Astros reliever Brad Peacock has been diagnosed with hand, foot and mouth disease and sent home from the team, becoming the third MLB pitcher this season to contract the viral infection that usually only affects infants and children under five years of age. What is going on??
Peacock, who has a 2.98 ERA in 55 appearances for a pretty deep Astros bullpen, last pitched on Sept. 5, but he started feeling ill during the team’s weekend road trip to Boston, according to manager A.J. Hinch He traveled with them to Detroit on Monday, but his symptoms worsened and he was sent home to Texas.
Hand, foot, and mouth disease is contagious, and symptoms include a fever and a rash on the—well, guess where. Hinch said he was unsure how long Peacock will have to stay away from the team, but the CDC says the infected can be contagious for “days or weeks,” even after symptoms disappear.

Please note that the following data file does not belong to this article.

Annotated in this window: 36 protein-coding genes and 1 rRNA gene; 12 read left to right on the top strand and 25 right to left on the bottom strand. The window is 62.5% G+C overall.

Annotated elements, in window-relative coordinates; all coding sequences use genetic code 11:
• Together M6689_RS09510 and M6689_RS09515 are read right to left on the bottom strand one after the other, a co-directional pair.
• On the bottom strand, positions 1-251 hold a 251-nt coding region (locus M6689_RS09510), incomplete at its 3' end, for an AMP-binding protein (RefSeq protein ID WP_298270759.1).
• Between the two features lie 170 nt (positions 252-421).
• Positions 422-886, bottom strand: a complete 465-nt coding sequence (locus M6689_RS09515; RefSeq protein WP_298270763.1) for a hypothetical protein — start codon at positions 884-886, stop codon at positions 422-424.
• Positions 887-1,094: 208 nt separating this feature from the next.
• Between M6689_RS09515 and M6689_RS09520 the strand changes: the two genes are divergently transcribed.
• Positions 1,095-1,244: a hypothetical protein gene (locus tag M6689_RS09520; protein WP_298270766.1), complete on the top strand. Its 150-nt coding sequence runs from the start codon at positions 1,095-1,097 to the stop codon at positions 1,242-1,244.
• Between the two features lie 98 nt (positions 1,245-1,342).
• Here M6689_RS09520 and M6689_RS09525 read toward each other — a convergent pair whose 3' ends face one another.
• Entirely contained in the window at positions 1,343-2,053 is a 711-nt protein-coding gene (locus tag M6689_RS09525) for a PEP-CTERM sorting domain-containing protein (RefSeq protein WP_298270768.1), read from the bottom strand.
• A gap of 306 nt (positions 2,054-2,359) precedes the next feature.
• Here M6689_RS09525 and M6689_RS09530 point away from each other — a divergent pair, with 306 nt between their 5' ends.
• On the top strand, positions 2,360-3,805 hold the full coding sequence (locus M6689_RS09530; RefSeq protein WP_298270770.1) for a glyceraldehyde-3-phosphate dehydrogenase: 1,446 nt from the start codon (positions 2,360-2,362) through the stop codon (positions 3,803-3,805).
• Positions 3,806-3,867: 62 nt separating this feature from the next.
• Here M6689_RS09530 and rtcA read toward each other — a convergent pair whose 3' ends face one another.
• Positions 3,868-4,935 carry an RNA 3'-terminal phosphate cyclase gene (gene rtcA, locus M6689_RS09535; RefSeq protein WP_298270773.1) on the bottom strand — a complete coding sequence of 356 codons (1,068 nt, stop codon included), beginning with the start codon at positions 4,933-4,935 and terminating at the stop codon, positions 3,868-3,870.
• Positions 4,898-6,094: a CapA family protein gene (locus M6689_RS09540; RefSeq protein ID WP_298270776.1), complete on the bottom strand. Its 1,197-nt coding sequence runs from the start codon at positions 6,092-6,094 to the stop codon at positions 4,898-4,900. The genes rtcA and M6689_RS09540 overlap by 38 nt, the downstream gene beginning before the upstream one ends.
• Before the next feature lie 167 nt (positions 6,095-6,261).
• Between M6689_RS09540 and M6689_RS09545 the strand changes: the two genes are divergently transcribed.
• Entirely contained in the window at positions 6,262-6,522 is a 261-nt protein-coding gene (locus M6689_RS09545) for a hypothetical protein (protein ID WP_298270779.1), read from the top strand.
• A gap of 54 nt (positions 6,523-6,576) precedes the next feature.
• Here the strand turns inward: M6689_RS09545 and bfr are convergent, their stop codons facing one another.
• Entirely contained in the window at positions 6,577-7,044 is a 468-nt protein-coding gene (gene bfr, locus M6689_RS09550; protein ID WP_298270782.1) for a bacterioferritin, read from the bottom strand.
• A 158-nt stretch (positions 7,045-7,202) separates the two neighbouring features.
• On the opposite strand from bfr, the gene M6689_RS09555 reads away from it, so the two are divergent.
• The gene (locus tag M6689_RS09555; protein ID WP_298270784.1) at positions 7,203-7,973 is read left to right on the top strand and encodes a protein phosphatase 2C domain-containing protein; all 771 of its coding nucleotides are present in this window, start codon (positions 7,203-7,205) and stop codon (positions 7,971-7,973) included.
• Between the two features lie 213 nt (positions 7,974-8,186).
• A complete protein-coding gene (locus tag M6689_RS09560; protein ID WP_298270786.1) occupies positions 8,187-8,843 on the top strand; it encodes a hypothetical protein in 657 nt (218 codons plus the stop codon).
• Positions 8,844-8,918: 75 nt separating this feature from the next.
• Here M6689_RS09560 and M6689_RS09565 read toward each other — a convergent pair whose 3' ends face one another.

Peacock follows in the rashy footsteps of the Mets’ Noah Syndergaard, who came down with the disease in late July, and the Yankees’ J.A. Happ, who had it in early August. Both players were placed on the DL and missed 10 games. Neither was sure where they contracted it, though Syndergaard speculated it could’ve been at a youth baseball camp appearance. In general, cases of the disease spike in the summer, and anecdotally, some doctors are saying they’re seeing more cases this year than usual. That it’s now coming for our adult baseball pitchers is apparently just some strokes of bad luck.
The photos of the rashes associated with the disease are pretty gross, and you shouldn’t look at them, and just to be safe should probably avoid having kids.